Academic journal article Shofar

A Dancing Russian Bear

Academic journal article Shofar

A Dancing Russian Bear

Article excerpt

A work of art hangs on the wall of my New York apartment. On a background of intense red, a group of teenagers in Ukrainian folk costume dance to the accompaniment of an accordionist on the stage of a Soviet cultural center. The audience frames the work from below. A severe-looking Taras Shevchenko, the Ukrainian national writer, peers down on the scene from an embroidered white banner above the stage. Nobody looks happy. Drawn with the exaggeration of a caricature, the picture is both funny and sad. This was the first real work of art that I bought for myself; what's more, I bought it simply because I liked it, not for any practical reason. In other words, it was a very nonimmigrant thing to do. But on that balmy summer night, when I walked into the art opening at the Rosenfeld Gallery in Tel Aviv and saw this "Ukrainian Folk Dancing" (fig. 1), I fell in love. The work was by Zoya Cherkassky, a Kiev-born Israeli artist. It was a part of a series set in Soviet schools, kitchens, and courtyards that called to mind my own Soviet childhood. The effect of the series was dazzling; it felt nostalgic and anti-nostalgic at the same time. I was moved by seeing a part of my story represented and proud that the artist was a member of my cultural community. I met Zoya at the opening, got her catalogs, went to her studio to see her work in progress, and remained a devoted fan (and Facebook friend).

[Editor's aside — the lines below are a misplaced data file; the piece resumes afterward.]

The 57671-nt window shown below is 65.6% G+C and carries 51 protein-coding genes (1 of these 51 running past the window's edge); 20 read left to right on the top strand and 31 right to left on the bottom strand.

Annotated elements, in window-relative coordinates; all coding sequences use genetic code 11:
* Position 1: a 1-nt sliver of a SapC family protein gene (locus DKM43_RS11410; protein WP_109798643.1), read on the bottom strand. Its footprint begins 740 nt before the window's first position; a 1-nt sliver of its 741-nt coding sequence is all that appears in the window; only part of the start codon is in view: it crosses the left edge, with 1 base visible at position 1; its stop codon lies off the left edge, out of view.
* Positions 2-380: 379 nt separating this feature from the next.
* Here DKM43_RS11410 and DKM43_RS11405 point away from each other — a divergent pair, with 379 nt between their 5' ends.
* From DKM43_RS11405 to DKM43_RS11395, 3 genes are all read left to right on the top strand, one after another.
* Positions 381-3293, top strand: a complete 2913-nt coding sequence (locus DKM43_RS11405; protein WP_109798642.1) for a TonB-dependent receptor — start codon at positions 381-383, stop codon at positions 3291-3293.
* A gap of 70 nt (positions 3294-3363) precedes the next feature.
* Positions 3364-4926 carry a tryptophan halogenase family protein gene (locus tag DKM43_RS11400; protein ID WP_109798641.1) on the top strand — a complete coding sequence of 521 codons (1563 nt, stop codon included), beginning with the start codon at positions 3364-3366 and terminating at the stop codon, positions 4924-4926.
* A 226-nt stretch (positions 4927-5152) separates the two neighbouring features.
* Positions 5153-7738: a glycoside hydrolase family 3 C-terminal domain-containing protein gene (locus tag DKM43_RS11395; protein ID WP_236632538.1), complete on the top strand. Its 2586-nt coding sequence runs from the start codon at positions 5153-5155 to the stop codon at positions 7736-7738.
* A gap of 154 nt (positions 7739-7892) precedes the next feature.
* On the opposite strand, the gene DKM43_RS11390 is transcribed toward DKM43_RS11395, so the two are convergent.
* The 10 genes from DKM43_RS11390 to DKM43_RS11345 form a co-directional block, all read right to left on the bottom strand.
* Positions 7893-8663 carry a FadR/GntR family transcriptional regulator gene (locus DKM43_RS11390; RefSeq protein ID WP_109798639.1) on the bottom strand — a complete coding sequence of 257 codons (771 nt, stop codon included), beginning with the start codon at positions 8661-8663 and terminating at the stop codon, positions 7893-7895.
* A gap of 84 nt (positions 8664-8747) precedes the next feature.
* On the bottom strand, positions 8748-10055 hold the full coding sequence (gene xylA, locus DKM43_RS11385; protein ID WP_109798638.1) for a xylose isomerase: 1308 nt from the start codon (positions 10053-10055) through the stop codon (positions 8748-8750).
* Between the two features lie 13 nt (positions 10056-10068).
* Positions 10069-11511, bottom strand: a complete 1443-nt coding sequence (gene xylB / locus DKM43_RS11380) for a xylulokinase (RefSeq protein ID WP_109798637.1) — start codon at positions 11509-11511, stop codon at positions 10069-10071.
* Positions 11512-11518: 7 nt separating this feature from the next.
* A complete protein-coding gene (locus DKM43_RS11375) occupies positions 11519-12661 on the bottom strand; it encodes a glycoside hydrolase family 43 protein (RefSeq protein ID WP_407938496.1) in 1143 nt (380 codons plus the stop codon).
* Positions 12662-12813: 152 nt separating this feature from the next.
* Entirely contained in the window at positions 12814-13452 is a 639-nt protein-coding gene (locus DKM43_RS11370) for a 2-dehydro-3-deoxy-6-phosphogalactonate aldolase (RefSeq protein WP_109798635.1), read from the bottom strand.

When I heard the news of Zoya Cherkassky's upcoming solo exhibition at the Israel Museum, I couldn't wait to see it. It's one thing to view an artist's work in the gallery that represents her, another to view it in the main art venue in the country among major world artists like Ai Weiwei, whose retrospective shared the floor with Cherkassky's. Her exhibition is called "Pravda," a Russian word for truth, but also the name of a notoriously propagandistic Soviet newspaper.1 The title purports to reveal the unadorned truth about Russian immigration to Israel, yet it also alludes to the ideological brainwashing, both Soviet and Zionist, to which immigrants were subjected. The exhibition sprawls over several rooms and consists mainly of large-scale paintings. One room charting Zoya's

development as an artist features earlier sketches, drawings, and her letters to friends and family. There is also a looped video interview with her.

"Pravda" engages with the subject of aliyah—the Zionist ideological lingo for immigration—showing immigrants' experiences from the old country to arrival in Israel to so-called absorption. The paintings satirize in equal measure the immigrants and the hosts.

The key work here is the diptych "1991 in Ukraine" (oil on linen, 2015) and "Friday in the Neighborhood" (oil on linen, 2015). The first painting presents a snapshot of the brutal reality in early post-Soviet Ukraine. Seen from a long shot against a white snowy background, the action unfolds in several scenes scattered over a decrepit construction site. Both the composition and the color palette evoke Bruegel's winter landscapes depicting the reveling of peasants. In the bottom left, three men assault another man with two-by-fours. To the right, a pervert exposes himself to two little girls. Behind them is a fence decorated with expletives and antisemitic slurs. Further in on the right, a rape is in progress; and to the other side, a drunken party is taking place, with one of the revelers doubled over vomiting. In the background, in front of nondescript Soviet apartment blocks, are mirror images of two demonstrations—one with a red Communist flag, another with a blue-and-yellow Ukrainian nationalist flag.

In contrast to the white snow in "1991 in Ukraine," "Friday in the Neighborhood" is dominated by yellow sand. While the scenes in this painting, set in a remote town in southern Israel, are different, the sense of desperation and physical violence remains the same. In the foreground, an elderly man rummages in a dumpster. …

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